University Leaders Condemn Confederate Statue Toppling in North Carolina

Photos by Ari Sen.

CHAPEL HILL, N.C. (CN) – The President of the University of North Carolina and the university system’s board of governors on Tuesday promised a full investigation will be conducted in the Monday night protest that toppled a century-old Confederate monument on the state’s flagship campus.

North Carolina Governor Roy Cooper condemned the vandalism in a tweet, but said that he shares the demonstrators’ frustration in the current pace of change.

An estimated 250 demonstrators assembled on the grounds of the University of North Carolina-Chapel Hill beginning at about 7 p.m. Monday night, and initially shrouded the statue, known as “Silent Sam,” with canvas.

However, about two hours later, emboldened protesters knocked the monument down.

Almost immediately afterward, UNC-Chapel Hill Chancellor Carol Folt released an open letter on the matter which said in part, “Tonight’s actions were dangerous and we are very fortunate that no one was injured.

“We are investigating the vandalism and assessing the full extent of the damage,” Folt said.

On Tuesday, university system President Margaret Spellings and board chairman Harry Smith released a statement that said, “The safety and security of our students, faculty, and staff is paramount … and the actions last evening were unacceptable, dangerous, and incomprehensible.

“We are a nation of laws and mob rule and the intentional destruction of public property will not be tolerated,” they added.

Silent Sam’s continued presence at the campus has been a sore spot for many students since the nationwide debate over confederate monuments in the wake of the shooting of nine black congregants by white gunman in a historically black Charleston, S.C. church in June 2015. The gunman, Dylann Roof, was a self-described white supremacist who said he carried out the murders to start a race war in the United States.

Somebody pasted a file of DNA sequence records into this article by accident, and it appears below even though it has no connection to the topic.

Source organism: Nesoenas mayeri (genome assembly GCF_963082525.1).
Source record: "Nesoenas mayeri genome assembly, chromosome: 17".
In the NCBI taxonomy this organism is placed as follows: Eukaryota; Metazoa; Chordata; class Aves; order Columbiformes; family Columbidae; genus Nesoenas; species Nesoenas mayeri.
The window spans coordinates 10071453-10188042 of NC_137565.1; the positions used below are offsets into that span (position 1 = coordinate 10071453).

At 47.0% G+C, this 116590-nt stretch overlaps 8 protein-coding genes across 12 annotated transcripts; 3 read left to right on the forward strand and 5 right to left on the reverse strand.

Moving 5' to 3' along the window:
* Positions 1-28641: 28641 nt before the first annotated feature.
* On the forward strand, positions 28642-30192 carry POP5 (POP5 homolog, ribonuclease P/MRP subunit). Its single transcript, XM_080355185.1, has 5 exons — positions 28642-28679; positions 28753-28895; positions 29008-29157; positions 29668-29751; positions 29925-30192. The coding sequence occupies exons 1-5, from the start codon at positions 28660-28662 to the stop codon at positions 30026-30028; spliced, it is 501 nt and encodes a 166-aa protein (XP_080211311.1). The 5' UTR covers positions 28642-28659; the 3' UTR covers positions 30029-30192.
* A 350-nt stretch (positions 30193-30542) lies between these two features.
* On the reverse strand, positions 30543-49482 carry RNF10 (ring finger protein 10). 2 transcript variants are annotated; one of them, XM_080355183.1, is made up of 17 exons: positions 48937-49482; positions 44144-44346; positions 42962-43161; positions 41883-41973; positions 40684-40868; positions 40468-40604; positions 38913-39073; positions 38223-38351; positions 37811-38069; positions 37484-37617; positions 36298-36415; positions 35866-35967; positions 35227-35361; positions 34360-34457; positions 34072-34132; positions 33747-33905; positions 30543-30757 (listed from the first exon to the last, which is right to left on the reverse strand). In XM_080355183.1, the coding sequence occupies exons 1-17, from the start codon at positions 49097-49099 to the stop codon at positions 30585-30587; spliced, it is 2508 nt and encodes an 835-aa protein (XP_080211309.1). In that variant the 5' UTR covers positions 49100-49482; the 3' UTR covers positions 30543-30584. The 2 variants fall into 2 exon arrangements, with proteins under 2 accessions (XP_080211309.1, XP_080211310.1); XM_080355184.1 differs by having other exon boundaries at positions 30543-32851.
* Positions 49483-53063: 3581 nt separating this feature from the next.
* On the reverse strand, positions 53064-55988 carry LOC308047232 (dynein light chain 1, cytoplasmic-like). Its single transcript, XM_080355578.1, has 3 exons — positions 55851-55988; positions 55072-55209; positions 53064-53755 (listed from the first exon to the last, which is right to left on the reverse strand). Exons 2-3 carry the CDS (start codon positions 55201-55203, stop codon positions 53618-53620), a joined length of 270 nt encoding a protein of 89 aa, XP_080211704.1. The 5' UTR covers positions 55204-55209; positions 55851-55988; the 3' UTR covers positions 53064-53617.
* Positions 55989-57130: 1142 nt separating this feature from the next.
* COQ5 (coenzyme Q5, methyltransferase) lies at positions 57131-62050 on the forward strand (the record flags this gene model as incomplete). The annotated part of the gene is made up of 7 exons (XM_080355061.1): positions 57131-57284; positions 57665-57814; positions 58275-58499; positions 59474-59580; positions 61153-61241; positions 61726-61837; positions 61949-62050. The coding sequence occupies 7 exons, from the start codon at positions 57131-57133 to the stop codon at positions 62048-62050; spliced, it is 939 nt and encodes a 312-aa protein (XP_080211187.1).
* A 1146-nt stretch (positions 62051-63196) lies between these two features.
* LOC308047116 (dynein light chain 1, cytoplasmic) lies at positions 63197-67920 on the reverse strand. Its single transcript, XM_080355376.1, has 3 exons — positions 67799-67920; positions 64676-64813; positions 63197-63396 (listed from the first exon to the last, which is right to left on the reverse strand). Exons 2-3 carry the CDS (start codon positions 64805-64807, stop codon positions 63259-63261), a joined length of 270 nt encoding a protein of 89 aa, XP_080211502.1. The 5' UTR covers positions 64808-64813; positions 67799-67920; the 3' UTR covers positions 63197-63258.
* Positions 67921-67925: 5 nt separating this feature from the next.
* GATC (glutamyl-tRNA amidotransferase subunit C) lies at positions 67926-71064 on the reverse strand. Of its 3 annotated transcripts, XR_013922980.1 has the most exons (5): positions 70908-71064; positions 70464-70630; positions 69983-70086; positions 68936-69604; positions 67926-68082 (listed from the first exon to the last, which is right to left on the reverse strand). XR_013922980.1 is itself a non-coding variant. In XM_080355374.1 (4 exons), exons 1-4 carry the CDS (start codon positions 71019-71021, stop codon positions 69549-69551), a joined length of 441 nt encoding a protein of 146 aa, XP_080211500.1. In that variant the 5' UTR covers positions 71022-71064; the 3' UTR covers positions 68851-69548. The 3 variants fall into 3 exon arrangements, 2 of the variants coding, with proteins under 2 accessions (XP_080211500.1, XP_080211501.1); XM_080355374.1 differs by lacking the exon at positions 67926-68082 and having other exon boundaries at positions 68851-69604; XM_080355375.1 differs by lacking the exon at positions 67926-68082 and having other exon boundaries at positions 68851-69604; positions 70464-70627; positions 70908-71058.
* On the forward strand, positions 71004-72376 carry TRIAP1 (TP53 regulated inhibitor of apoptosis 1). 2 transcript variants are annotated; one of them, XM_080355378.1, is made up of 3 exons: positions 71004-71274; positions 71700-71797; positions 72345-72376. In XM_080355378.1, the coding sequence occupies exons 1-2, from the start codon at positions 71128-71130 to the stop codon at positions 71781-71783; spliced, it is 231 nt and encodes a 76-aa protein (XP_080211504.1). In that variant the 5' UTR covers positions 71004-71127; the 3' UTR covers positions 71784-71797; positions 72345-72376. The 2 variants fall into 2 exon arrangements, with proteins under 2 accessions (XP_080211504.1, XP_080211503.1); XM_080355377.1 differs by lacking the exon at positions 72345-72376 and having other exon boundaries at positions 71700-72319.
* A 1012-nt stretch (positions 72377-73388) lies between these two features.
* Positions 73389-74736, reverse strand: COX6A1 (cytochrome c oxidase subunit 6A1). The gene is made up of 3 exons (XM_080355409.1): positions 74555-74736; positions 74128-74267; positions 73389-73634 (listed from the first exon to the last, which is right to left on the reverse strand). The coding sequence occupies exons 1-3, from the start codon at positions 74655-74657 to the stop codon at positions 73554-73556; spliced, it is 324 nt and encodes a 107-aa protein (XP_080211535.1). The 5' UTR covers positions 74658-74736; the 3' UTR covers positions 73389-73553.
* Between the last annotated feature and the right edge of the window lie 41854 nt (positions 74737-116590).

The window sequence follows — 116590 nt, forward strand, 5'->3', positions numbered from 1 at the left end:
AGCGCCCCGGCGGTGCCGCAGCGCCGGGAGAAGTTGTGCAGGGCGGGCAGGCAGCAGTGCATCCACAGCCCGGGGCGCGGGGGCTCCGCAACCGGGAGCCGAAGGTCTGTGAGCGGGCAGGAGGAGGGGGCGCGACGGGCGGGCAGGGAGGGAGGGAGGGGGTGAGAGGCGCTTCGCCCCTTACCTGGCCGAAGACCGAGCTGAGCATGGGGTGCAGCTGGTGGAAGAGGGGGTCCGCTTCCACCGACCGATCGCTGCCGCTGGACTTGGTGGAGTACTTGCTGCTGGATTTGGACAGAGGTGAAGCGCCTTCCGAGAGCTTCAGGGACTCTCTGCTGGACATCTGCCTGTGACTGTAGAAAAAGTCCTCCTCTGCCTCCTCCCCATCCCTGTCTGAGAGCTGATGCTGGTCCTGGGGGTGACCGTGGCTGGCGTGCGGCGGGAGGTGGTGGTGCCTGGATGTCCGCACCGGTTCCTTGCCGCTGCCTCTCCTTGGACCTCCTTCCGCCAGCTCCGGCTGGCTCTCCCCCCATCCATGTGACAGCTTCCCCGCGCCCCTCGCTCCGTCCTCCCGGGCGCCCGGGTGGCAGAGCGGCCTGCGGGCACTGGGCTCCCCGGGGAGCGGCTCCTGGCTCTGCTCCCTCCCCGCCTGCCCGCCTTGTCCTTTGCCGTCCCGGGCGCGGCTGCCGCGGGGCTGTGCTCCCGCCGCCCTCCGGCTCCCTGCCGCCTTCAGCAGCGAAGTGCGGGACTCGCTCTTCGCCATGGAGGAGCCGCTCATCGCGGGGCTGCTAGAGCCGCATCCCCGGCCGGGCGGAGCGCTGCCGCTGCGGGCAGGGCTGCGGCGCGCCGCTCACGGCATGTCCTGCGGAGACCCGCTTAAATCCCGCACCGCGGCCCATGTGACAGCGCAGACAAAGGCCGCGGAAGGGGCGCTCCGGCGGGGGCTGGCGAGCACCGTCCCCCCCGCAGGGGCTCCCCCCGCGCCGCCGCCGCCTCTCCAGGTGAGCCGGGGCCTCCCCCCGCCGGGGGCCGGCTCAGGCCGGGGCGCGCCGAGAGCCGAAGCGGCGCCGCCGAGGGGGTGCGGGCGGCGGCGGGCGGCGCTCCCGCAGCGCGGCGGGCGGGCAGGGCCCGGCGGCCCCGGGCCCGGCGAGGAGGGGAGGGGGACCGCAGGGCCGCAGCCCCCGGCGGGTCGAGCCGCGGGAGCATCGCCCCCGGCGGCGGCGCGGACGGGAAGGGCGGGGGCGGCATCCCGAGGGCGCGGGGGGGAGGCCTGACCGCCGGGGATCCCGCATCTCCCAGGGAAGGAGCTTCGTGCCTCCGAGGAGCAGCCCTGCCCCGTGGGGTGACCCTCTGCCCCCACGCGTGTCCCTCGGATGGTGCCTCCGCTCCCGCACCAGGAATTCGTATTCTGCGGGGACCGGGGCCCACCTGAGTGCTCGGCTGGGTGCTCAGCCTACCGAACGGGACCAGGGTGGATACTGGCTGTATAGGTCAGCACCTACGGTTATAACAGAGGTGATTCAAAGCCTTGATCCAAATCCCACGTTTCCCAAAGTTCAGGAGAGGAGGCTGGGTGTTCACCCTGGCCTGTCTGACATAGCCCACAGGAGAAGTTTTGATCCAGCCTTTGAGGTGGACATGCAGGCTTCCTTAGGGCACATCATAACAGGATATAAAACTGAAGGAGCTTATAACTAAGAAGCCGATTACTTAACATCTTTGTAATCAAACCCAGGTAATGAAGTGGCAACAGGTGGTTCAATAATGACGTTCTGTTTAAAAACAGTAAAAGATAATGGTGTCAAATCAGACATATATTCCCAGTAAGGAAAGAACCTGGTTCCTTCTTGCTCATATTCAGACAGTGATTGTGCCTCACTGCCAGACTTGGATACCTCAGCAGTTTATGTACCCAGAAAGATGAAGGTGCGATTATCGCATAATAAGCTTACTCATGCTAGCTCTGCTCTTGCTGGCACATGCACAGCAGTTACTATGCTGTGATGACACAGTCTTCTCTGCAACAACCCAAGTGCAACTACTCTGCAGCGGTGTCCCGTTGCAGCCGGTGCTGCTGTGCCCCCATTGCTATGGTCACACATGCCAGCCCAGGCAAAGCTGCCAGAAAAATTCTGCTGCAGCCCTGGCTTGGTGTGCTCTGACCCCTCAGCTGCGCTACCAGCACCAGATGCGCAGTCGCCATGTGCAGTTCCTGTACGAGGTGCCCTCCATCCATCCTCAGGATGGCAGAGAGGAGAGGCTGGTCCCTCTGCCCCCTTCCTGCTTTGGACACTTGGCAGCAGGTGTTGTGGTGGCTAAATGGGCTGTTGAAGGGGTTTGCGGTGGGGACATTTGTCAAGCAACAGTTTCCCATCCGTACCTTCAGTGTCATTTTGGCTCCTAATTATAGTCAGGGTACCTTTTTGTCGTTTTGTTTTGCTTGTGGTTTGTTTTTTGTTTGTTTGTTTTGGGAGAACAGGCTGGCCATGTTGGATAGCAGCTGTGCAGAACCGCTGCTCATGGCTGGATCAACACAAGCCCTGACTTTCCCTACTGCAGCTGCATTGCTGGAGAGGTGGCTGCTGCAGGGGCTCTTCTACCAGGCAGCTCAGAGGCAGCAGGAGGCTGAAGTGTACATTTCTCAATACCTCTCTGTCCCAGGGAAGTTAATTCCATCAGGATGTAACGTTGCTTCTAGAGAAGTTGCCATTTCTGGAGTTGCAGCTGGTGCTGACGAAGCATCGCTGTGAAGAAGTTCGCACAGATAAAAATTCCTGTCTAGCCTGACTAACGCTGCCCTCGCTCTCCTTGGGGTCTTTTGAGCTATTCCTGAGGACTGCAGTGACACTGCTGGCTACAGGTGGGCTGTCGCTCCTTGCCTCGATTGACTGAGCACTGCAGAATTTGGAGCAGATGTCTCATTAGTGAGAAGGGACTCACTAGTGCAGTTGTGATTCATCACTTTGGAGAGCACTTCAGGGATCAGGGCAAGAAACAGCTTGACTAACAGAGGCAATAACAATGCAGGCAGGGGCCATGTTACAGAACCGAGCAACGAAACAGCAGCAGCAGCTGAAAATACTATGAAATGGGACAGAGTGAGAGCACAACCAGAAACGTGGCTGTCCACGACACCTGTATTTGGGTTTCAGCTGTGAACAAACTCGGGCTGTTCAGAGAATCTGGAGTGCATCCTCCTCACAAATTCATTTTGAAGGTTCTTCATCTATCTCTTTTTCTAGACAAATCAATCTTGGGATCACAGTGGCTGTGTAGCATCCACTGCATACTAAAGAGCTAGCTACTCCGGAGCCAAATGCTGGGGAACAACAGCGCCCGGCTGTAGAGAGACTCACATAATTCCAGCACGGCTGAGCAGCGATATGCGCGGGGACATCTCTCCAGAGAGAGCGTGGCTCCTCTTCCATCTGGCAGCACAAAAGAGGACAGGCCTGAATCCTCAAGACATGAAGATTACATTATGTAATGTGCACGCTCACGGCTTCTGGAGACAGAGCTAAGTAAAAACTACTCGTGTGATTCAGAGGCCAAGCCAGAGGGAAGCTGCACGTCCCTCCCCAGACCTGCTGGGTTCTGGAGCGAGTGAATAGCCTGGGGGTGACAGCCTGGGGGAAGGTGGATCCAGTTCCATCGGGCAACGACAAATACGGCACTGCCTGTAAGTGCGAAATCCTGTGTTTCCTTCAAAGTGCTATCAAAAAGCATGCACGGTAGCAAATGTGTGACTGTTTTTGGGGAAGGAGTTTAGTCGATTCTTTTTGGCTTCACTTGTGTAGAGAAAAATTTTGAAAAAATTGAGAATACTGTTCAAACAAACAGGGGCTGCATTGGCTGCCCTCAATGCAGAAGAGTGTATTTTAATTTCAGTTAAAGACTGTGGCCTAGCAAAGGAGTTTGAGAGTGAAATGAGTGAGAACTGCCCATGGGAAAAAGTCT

Debate over symbols of the Confederacy ignited anew last summer after a white nationalist rally in Charlottesville, Va. resulted in the death of a counter-protester.

In April, police in Chapel Hill arrested a student-activist, Maya Little, for coating Silent Sam with red paint. Her potential expulsion over the incident reportedly inspired many students to attend Monday night’s demonstration.

The statue was erected in 1913 to honor the nearly 2,000 university students who fought for the Confederacy during the Civil War. It was donated by the United Daughters of the Confederacy.

Karen Cox, UNC Charlotte professor of history, said some of the outrage surrounding the statue was the revelation of a speech given by Confederate veteran Julian Carr during its original placement.

During that speech, Carr said “One hundred yards from where we stand, less than ninety days perhaps after my return from Appomattox, I horse-whipped a negro wench until her skirts hung in shreds.”

Cox, who authored “Dixie’s Daughters: The United Daughters of the Confederacy and the Preservation of Confederate Culture,” said historical context is important when looking at what these monuments mean in a modern context.

“Many were being erected 50 years after the Civil War ended during a generation of Jim Crow laws, and they reflect the violence and white supremacy of that time,” she said.

Cox said those sentiments have long been rejected by North Carolina universities, but she said what on the face may appear to be a simple bronze soldier, is the maintenance of  historical inaccuracy.

According to the AP report, many argue that Confederate monuments should remain standing as a tribute to fallen ancestors.

“United Daughters of the Confederacy funded many of these statues to honor the narrative of white men who joined the Confederate army and sacrificed their lives during the Civil War,” Cox said. “But, modernly the monuments represent outdated thinking, and white-wash slavery and violence against people of color out of the story.”

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